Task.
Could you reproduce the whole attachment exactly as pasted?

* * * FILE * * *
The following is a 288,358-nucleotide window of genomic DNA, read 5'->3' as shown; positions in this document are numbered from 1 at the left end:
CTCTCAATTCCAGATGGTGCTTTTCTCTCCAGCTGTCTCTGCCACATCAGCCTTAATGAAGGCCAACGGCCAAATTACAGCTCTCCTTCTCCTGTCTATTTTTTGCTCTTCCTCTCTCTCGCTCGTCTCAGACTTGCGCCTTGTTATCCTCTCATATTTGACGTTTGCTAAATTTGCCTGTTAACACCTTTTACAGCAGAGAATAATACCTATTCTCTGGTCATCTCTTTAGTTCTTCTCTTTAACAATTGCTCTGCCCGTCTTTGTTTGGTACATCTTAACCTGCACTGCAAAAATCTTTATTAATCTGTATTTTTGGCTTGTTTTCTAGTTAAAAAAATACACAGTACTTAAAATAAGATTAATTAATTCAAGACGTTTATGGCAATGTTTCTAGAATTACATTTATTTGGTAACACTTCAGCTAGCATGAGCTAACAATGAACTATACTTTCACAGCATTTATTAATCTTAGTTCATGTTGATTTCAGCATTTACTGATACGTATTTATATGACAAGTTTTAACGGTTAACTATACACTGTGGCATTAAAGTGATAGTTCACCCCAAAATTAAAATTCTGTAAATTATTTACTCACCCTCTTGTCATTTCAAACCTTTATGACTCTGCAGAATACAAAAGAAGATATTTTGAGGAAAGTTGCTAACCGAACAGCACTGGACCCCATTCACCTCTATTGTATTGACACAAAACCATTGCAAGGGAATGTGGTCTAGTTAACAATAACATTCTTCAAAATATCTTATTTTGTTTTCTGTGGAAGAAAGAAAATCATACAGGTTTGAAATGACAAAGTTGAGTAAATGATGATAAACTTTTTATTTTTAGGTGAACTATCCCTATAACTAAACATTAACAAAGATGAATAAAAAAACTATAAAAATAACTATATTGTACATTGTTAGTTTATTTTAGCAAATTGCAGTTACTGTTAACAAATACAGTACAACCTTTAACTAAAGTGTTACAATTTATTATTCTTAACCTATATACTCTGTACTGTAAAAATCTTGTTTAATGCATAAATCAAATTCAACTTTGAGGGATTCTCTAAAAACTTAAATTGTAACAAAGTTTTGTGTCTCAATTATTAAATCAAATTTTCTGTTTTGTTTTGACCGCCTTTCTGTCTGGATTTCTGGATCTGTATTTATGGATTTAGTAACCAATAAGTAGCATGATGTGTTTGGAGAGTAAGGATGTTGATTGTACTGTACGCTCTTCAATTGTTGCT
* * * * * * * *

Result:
The following is a 288,358-nucleotide window of genomic DNA, read 5'->3' as shown; positions in this document are numbered from 1 at the left end:
CTCTCAATTCCAGATGGTGCTTTTCTCTCCAGCTGTCTCTGCCACATCAGCCTTAATGAAGGCCAACGGCCAAATTACAGCTCTCCTTCTCCTGTCTATTTTTTGCTCTTCCTCTCTCTCGCTCGTCTCAGACTTGCGCCTTGTTATCCTCTCATATTTGACGTTTGCTAAATTTGCCTGTTAACACCTTTTACAGCAGAGAATAATACCTATTCTCTGGTCATCTCTTTAGTTCTTCTCTTTAACAATTGCTCTGCCCGTCTTTGTTTGGTACATCTTAACCTGCACTGCAAAAATCTTTATTAATCTGTATTTTTGGCTTGTTTTCTAGTTAAAAAAATACACAGTACTTAAAATAAGATTAATTAATTCAAGACGTTTATGGCAATGTTTCTAGAATTACATTTATTTGGTAACACTTCAGCTAGCATGAGCTAACAATGAACTATACTTTCACAGCATTTATTAATCTTAGTTCATGTTGATTTCAGCATTTACTGATACGTATTTATATGACAAGTTTTAACGGTTAACTATACACTGTGGCATTAAAGTGATAGTTCACCCCAAAATTAAAATTCTGTAAATTATTTACTCACCCTCTTGTCATTTCAAACCTTTATGACTCTGCAGAATACAAAAGAAGATATTTTGAGGAAAGTTGCTAACCGAACAGCACTGGACCCCATTCACCTCTATTGTATTGACACAAAACCATTGCAAGGGAATGTGGTCTAGTTAACAATAACATTCTTCAAAATATCTTATTTTGTTTTCTGTGGAAGAAAGAAAATCATACAGGTTTGAAATGACAAAGTTGAGTAAATGATGATAAACTTTTTATTTTTAGGTGAACTATCCCTATAACTAAACATTAACAAAGATGAATAAAAAAACTATAAAAATAACTATATTGTACATTGTTAGTTTATTTTAGCAAATTGCAGTTACTGTTAACAAATACAGTACAACCTTTAACTAAAGTGTTACAATTTATTATTCTTAACCTATATACTCTGTACTGTAAAAATCTTGTTTAATGCATAAATCAAATTCAACTTTGAGGGATTCTCTAAAAACTTAAATTGTAACAAAGTTTTGTGTCTCAATTATTAAATCAAATTTTCTGTTTTGTTTTGACCGCCTTTCTGTCTGGATTTCTGGATCTGTATTTATGGATTTAGTAACCAATAAGTAGCATGATGTGTTTGGAGAGTAAGGATGTTGATTGTACTGTACGCTCTTCAATTGTTGCT